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City’s draft housing plan is off to HCD

DEL MAR — With only two objections at the Jan. 14 meeting, City Council moved its housing element another step forward, agreeing to send the draft document to the state Department of Housing and Community Development for a required preliminary review. 

California law mandates that cities update their housing plans to show they can accommodate their allocated share of the region’s housing needs.

Because Del Mar didn’t receive certification during the last cycle, from 2005-2010, it was penalized with having to designate 10 additional units for the current cycle, from 2013-2020.

It must now show it can provide a total of 71 units, 22 of which must be in the very low- or low-income category.

The law doesn’t require the units be built. Market forces generally determine whether that occurs. But land-use designations and the development review process must demonstrate realistic opportunities to build the new units.

The state indicator that affordable units can be built is a zoning density that will allow 20 units per acre.

A lack of areas designated to accommodate that type of density was one reason HCD didn’t certify the city’s last housing element.

In its latest draft, the city has listed 58 programs that show it can achieve its housing goals. Some, such as a rental subsidy program, already exist. Others are existing programs that are being modified.

And this time around the city has listed three areas where higher density could occur: the professional commercial, public facilities and north commercial zones. In the latter, a prospective buyer has expressed interest in a higher-density designation on two sites.

That didn’t sit well with residents Arnold and Annette Wiesel, who said the history of what is known as the Jefferson lot, indicates increased density is inappropriate because the area is environmentally sensitive.

“It should be excluded from the recommendation,” Arnold Wiesel said.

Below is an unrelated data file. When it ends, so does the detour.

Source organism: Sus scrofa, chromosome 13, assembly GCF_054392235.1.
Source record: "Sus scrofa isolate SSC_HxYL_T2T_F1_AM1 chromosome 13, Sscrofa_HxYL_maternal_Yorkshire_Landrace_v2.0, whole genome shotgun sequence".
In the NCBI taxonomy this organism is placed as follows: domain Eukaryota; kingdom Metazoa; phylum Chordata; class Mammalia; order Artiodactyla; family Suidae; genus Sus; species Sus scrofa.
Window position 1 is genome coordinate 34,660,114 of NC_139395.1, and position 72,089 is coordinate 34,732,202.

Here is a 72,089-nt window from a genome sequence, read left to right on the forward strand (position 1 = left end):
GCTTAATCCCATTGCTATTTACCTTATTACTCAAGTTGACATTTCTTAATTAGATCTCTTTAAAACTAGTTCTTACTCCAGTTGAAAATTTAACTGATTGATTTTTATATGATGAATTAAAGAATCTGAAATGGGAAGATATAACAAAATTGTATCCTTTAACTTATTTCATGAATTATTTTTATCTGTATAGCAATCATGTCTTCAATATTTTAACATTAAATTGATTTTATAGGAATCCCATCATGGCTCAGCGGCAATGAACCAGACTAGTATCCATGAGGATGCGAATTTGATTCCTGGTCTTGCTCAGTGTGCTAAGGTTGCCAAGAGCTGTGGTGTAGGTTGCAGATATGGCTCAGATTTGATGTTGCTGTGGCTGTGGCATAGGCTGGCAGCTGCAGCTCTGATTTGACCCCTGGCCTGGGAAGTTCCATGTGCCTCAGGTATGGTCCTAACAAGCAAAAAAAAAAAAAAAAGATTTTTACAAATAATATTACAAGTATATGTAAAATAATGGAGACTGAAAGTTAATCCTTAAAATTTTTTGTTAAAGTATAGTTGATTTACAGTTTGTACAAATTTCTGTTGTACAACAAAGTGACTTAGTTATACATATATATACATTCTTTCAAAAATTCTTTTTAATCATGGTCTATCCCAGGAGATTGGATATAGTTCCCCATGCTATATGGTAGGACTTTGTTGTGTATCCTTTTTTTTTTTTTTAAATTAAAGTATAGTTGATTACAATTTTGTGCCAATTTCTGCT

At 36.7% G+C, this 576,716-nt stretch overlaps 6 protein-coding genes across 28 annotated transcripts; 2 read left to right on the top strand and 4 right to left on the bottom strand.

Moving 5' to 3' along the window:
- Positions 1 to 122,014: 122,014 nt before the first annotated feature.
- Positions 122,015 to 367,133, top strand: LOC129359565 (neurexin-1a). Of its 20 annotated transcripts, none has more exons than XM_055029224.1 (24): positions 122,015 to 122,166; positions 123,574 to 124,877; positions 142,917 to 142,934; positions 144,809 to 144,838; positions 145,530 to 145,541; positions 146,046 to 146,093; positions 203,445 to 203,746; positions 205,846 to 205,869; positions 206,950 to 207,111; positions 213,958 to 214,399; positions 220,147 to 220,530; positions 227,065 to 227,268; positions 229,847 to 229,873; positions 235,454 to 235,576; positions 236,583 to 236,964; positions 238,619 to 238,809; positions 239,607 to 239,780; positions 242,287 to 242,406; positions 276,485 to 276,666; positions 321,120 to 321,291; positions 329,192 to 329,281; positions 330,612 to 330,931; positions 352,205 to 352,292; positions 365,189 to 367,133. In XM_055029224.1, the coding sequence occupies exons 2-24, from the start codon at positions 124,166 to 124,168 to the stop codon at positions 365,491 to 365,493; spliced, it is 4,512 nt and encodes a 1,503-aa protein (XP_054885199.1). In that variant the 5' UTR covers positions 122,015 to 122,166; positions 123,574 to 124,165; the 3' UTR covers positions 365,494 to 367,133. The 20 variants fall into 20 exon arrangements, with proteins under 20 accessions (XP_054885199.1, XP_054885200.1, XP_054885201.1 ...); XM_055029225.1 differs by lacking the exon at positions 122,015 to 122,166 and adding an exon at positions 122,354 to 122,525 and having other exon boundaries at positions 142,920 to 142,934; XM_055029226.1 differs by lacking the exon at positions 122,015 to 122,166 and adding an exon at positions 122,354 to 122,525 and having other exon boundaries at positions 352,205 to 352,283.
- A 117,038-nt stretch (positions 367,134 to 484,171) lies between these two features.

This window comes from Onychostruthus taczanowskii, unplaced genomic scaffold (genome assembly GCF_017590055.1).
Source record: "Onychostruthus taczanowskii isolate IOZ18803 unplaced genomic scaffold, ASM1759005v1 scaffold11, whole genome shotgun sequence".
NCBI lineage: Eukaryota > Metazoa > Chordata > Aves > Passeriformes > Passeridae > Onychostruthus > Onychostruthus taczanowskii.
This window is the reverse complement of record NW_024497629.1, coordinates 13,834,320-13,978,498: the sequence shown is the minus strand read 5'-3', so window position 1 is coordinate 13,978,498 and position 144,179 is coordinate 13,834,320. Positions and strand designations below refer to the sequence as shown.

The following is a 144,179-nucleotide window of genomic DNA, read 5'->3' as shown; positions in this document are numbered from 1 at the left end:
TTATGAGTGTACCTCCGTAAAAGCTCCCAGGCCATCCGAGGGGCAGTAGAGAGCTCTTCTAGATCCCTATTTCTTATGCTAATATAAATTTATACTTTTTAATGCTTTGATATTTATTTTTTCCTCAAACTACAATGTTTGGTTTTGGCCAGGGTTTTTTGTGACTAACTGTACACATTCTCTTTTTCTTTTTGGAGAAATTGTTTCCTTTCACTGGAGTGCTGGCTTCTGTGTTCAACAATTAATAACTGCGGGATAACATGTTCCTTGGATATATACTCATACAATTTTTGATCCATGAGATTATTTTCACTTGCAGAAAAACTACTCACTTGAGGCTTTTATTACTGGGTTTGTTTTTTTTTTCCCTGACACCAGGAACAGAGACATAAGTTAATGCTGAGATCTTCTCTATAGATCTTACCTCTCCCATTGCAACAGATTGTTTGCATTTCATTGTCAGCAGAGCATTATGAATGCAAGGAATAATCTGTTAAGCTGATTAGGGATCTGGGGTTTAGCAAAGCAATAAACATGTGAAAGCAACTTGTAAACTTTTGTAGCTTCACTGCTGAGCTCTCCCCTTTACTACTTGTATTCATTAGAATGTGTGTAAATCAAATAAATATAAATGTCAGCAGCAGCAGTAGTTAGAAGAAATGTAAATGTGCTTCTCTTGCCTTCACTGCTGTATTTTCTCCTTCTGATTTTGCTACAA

But council members opted to leave it in the draft document that will be submitted.

In response to other community concerns – and there were several when the first document was presented months ago — the Planning Commission previously eliminated another area – the central commercial zone – where increased density had been proposed.

A second-dwelling unit program has been in place in Del Mar for more than a decade but it has never been used. So the draft plan also includes increased incentives for second dwelling units such as a 550-square-foot floor area ratio exemption and the allowance of a rear-yard setback encroachment.

The Planning Commission also recommended, and council agreed, that additional opportunities for condominium conversions be pursued but accompanied by new mitigation measures to help renters who would be displaced.

“You have a very good shot at getting certification,” said Veronica Tam, a consultant who was hired to help the city craft its housing plan.

Tam said she has helped write 100 housing elements and only one was not certified. “I would say this is a very good attempt, a very strong attempt,” she added.

Tam also said the laws have changed since the last cycle. She said a “damaged party” is no longer a requirement for litigation if a city doesn’t have a certified plan.

“In the event that you do not have a certified housing element and you are sued, most likely you would not be able to defend yourself,” she said. The state can withhold a city’s ability to issue any building permits, something that has happened twice.

Resident Bud Emerson said the proposal to spread affordable units throughout the city rather than try to build one complex “enables us to get a much richer socioeconomic mix in our town.”

“I think this is going to enhance our community,” he said. “Let’s do it because it will make our community more vibrant.”

The city must have a certified plan by April 27. HCD is expected to take about 90 days to review the draft before sending it back, with recommendations, to City Council for final approval and resubmittal.